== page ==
I am a big supporter of yours. However, it has been hinted that you are one of the senators who blocked filibuster reform. I’ve written to you about this before: at minimum, we need serious filibuster reform.
I’m not a one issue voter. Anyway, you would have to lose half your mind and three-quarters of your soul to be as bad Carly Fiorina would have been. But this is very important to me. I’m still smarting over what happened in 2009.
I want to know your position on filibuster reform. What do you support and what do you not? Are you for the elimination of the filibuster? And if you are not, do you believe that the Republicans will not eliminate it once they are in power.
Otherwise, continue to make us proud and grateful that you aren’t Dianne Feinstein. (Not that she’s at all worse than Elizabeth Emken!)
It is easy to write your representatives and so effective. Or if you prefer, you can call them. This is a great way to have a big influence on politics. I’m all for voting, but contacting politicians on specific issues is really powerful. Make a habit of it!
 What happened is that we had a 78 seat advantage in the House (59%) and up to a 10 seat advantage in the Senate (60%) and control of the White House. Nonetheless, we got very little progressive legislation because of the Republican use of the filibuster in the Senate. We will have to go through another Republican caused catastrophe before we again have those kinds of numbers in Washington. What’s it going to take to get anything good done? 65 Democrats in the Senate (a few extra to make up for the “blue dog” Democrats)?
Earlier today, Talking Points Memo reported that Harry Reid is upset about the state of the filibuster. He reportedly said, “These two young, fine senators said it was time to change the rules of the Senate, and we didn’t. And they were right. The rest of us were wrong—or most of us, anyway. What a shame… If there were anything that ever needed changing in this body, it’s the filibuster rule, because it’s been abused, abused and abused.”
Oh wait! Reid said that early last year. This year Reid is whining about the stopgap budget deal that is being delayed for no good reason by the filibuster. To this, Reid said, “It is things like that that will cause the Senate to have to reassess all the rules because right now they accomplish so little. I’m disappointed.”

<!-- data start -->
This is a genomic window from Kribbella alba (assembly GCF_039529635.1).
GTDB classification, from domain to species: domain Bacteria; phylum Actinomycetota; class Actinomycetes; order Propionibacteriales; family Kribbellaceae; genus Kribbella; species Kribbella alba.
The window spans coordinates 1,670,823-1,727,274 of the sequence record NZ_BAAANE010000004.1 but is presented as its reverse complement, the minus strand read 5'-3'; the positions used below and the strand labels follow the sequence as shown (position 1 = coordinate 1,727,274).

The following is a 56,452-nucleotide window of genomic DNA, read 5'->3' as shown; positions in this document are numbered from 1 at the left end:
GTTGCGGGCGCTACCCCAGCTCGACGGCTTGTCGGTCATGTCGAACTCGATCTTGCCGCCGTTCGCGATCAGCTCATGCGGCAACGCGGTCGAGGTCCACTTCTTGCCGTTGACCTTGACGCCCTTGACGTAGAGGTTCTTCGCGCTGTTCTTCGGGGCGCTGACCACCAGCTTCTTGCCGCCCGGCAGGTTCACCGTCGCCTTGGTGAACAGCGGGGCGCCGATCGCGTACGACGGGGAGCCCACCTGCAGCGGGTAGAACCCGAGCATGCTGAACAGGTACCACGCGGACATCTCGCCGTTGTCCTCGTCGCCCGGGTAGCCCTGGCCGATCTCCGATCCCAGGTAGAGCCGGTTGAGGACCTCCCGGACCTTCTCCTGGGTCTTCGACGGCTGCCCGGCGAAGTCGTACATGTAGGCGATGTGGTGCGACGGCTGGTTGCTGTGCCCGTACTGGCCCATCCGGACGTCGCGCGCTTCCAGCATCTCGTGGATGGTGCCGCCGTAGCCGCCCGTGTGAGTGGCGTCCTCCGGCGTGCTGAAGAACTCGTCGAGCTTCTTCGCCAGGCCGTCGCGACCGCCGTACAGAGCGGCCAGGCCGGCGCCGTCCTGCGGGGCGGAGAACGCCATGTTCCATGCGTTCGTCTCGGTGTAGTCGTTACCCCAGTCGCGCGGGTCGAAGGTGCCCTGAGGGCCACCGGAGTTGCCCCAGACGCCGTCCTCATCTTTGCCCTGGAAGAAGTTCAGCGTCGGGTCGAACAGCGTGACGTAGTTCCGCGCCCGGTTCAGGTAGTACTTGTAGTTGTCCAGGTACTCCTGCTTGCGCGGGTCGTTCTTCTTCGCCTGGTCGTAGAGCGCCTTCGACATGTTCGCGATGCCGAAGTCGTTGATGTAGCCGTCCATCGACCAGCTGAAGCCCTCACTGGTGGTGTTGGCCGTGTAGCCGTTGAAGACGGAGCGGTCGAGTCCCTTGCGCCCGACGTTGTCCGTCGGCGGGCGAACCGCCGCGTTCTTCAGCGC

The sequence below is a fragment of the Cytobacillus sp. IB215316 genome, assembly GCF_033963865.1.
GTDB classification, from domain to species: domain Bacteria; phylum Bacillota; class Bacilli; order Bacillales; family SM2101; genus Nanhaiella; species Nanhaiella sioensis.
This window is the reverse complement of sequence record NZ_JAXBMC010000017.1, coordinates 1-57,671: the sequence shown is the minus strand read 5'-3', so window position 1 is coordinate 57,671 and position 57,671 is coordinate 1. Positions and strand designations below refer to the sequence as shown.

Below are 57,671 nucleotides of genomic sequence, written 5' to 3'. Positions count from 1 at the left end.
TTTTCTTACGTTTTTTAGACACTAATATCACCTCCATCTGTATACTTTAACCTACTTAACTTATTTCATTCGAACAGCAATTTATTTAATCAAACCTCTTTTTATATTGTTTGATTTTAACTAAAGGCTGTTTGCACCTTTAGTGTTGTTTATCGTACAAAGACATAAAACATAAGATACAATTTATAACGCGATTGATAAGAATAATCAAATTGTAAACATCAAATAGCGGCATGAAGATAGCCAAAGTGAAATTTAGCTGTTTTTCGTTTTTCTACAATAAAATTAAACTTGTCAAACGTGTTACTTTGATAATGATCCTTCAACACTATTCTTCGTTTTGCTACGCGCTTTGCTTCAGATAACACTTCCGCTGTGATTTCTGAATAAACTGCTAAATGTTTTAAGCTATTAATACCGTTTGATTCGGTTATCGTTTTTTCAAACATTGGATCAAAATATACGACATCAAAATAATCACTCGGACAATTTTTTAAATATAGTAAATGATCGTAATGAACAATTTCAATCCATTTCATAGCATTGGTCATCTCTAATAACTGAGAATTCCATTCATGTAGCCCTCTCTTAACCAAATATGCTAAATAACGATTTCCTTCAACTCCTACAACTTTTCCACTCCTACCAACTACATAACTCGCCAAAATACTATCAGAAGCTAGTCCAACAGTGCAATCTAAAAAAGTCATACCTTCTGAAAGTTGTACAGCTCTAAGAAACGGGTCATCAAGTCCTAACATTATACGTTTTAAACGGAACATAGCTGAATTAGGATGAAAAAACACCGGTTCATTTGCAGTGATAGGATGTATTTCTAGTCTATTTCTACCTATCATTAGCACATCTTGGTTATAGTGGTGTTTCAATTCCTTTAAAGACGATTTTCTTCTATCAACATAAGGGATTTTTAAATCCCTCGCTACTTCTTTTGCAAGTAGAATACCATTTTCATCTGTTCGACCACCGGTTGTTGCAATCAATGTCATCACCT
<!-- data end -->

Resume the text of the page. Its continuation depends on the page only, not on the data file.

How can this be?! Reid and Mitch McConnell shook hands about this! Could it be that Harry Reid was fooled? You know what they say: “Fool me once with a handshake deal, shame on you; Fool me twice with a handshake deal, the Majority leader in the Senate is an idiot.”
In all seriousness, I don’t see what Reid gets out of his repeated threats to “reassess.” Unlike Hary Reid himself, we liberals don’t get fooled a second time. He should just keep repeating, “I’m not personally, at this stage, ready to get rid of the 60-vote threshold.” If he says that three times, he gets a pony.
As regular readers of this site know: government spending as a percent of GDP has gone down each year the last three years. This, in fact, is the reason that we are very slowly crawling our way to economic recovery. It is an indictment of not just the Republicans but also the Democrats, who managed to get themselves completely diverted from our unemployment crisis to the supposed debt crisis when we can borrow for less than the rate of inflation. It is very sad.
Jared Bernstein provided the following graph a few days ago. It shows the decrease in the fractional GDP deficit with the red line. What may come as a bit of a surprise is the blue line that shows the deficit in actual dollars. It is up by 0.6%. I don’t yet know if those are inflation adjusted dollars. If they aren’t, then we haven’t even seen this small rise.
[Update: I contacted Jared Bernstein and he tells me that the numbers are nominal. So in fact, spending in inflation adjusted dollars has also decreased. Assuming 2% inflation in 2009 and 1% for the following years (it has been higher than this, so this is a lower bound) total federal spending is roughly 4.5% less than it was in 2009. Assuming the more reasonable 2% throughout would make it roughly 7.6% less. That’s three Sequesters! -FM]
And no, I’m not bragging about this—I think those two lines partially explain why this recovery has been such a slog: we hit back hard against the recession in 2009 and GDP started growing in real terms shortly thereafter. But we stopped too soon, certainly before the recovery reached most households.
Henrik Ibsen was born on this day in 1828. If it weren’t for him being generally a jerk, I would have given the day to him. He was a hell of a playwright though. I really appreciate Russian painter Illarion Pryanishnikov, who was born in 1840. Most people won’t care, but I have an unnatural love of the Nixon White House: John Ehrlichman was born in 1925. And Fred Rogers was born in 1928. What a group of people!
But I have to give this day to B. F. Skinner. It isn’t that I don’t think that he wasn’t largely a creepy guy. But he is the only major psychological thinker of the 20th century whose ideas were basically right. And more important: his ideas are actually helpful in a therapeutic setting. I know: most of it is like the Henny Youngman joke, “I went to the doctor and said, ‘Doc, it hurts when I do this!’ So he said, ‘Then don’t do that!'” But it is a hell of a lot better than the Freudian ideas of childhood sexuality or the Jungian ideas of cross generational haunting. (Note: I like Jung, I just don’t find him all that useful.)
So a big “Happy birthday!” to the strange Dr. Skinner.
I will use any opportunity to listen to this song: